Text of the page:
To tell the truth: ethical and practical issues in disclosing medical mistakes to patients.

Department of Health Policy and Management School of Hygiene and Public Health, Johns Hopkins University, Baltimore, Md., USA.
Journal of General Internal Medicine (Impact Factor: 3.42). 01/1998; 12(12):770-5.
Source: PubMed
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    ABSTRACT: Patient safety experts and other authorities have strongly postulated the open disclosure of errors and adverse events to patients and their nominated support persons as an essential component of effective clinical risk management in health care. Commentators also contend that ‘when things go wrong’, openly disclosing such events to the patient is simply ‘the right thing to do’. Important questions about the ethics of open disclosure remain, however. Is openly disclosing errors and adverse events to patients necessarily ‘the right thing to do’? Do hospital authorities and health care professionals always have an overriding duty to openly communicate with patients and their families when thing go wrong? If patients do not suffer any material harm when a mistake is made, should they or their nominated support persons still be told? Are there overriding moral considerations that might justify non-disclosure in certain circumstances? Despite the obvious importance of these issues and their possible implications for the nursing profession, they have not been comprehensively explored in the nursing literature. An important aim of this article (the second of a two-part discussion) is to contribute to the positive project of redressing this oversight.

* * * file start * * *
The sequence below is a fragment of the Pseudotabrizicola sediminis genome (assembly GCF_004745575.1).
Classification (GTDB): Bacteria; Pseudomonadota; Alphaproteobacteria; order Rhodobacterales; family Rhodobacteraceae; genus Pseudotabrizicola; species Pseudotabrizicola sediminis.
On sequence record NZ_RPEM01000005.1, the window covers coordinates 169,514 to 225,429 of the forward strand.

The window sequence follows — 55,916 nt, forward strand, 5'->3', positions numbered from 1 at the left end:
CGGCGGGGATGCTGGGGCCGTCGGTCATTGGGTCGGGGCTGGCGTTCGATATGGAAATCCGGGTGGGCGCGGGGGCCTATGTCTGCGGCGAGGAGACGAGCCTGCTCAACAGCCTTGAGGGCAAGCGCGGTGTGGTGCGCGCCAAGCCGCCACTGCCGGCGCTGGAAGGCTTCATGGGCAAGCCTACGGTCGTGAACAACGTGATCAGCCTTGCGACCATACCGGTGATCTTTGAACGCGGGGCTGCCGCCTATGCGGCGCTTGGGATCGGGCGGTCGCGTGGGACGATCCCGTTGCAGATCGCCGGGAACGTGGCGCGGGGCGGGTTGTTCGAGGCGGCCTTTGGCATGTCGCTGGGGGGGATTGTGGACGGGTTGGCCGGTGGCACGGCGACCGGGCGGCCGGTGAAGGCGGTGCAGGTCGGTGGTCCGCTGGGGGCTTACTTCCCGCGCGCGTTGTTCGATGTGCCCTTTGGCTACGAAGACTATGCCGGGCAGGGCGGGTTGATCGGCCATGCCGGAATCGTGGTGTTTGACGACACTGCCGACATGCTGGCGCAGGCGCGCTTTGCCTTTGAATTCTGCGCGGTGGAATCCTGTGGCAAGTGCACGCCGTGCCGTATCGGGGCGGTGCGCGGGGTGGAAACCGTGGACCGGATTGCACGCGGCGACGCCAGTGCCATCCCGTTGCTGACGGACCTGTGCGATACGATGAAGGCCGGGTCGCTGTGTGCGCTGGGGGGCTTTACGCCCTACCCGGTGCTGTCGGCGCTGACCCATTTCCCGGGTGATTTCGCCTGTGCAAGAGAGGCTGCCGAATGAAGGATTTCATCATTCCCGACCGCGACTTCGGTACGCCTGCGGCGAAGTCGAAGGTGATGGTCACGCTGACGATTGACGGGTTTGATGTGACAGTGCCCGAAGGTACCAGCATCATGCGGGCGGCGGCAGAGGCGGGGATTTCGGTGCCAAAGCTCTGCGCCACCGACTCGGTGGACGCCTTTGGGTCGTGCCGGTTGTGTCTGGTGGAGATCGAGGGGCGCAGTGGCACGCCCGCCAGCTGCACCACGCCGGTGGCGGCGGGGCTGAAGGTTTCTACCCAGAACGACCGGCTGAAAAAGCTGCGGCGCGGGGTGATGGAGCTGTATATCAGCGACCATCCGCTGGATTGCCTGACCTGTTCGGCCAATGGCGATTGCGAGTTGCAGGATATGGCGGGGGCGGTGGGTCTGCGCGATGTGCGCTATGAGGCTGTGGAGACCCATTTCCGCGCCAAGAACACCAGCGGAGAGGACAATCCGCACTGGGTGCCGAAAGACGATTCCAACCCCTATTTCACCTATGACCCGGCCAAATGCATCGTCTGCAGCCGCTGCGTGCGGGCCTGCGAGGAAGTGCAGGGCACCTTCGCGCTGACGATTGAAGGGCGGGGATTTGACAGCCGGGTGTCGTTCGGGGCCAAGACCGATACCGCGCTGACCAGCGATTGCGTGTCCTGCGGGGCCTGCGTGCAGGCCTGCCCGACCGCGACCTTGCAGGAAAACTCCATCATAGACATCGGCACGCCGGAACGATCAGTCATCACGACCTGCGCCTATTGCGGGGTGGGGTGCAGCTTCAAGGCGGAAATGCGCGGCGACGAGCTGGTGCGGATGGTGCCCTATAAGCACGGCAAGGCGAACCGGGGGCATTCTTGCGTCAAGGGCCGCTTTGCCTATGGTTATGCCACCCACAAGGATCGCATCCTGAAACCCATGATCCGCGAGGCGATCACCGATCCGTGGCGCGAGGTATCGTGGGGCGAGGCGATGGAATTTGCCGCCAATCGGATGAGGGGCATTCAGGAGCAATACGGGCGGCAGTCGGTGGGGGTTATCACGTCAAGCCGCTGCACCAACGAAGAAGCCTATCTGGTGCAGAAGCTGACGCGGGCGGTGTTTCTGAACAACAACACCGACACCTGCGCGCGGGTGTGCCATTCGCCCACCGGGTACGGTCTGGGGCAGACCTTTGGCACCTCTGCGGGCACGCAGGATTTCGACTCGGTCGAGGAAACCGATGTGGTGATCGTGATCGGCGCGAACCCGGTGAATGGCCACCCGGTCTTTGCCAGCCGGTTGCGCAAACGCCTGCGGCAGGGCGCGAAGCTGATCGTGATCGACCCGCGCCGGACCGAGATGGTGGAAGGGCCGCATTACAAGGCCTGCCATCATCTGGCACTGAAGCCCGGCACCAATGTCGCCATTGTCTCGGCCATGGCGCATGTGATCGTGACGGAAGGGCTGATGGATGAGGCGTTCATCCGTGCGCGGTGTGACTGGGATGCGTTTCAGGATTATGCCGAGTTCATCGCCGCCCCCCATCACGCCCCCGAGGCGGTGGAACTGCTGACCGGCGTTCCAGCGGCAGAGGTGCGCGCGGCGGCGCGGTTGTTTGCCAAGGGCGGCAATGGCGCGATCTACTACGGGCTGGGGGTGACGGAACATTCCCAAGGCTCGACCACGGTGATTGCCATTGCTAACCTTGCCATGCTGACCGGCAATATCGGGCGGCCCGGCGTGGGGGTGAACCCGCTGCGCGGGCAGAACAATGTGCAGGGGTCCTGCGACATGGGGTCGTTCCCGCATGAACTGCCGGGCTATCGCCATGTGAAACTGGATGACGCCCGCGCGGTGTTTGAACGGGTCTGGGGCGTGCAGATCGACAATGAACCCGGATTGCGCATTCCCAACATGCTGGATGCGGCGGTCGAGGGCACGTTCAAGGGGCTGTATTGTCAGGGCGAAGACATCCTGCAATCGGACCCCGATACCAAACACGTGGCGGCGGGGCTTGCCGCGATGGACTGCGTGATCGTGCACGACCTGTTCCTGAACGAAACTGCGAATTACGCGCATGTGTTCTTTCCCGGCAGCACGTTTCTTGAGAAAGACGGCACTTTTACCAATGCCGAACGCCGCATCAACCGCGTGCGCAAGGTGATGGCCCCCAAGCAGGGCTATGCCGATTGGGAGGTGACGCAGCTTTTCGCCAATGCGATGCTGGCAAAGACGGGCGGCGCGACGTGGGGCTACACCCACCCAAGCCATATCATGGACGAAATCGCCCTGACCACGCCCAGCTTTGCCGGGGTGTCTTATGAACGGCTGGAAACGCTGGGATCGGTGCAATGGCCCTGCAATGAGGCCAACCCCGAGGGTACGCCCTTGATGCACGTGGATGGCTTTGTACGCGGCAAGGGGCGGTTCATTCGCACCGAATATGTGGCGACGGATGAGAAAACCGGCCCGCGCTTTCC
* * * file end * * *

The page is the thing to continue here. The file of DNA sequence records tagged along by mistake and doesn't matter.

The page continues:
Australasian Emergency Nursing Journal 08/2008; 11(3):123-129.
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    Diagnosis. 01/2014;
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    ABSTRACT: We carried out a cross-sectional online survey of fellows and members of the Royal College of Physicians to establish physicians' experiences of adverse patient safety events and near misses, and the professional and personal impact of these. 1,755 physicians answered at least one question; 1,334 answered every relevant question. Of 1,463 doctors whose patients had an adverse event or near miss, 1,119 (76%) believed this had affected them personally or professionally. 1,077 (74%) reported stress, 995 (68%) anxiety, 840 (60%) sleep disturbance and 886 (63%) lower professional confi dence. 1,192 (81%) became anxious about the potential for future errors. Of 1,141 who had used NHS incident reporting systems, only 315 (28%) were satisfi ed with this process. 201 (14%) received useful feedback, 201 (19%) saw local improvements and 277 (19%) saw system changes. 364 (25%) did not report an incident that they should have. Adverse safety events affect physicians, but few formal sources of support are available. Most doctors use incident-reporting systems, but many describe a lack of useful feedback, systems change or local improvement.
    Clinical medicine (London, England) 12/2014; 14(6):585-90. · 1.69 Impact Factor

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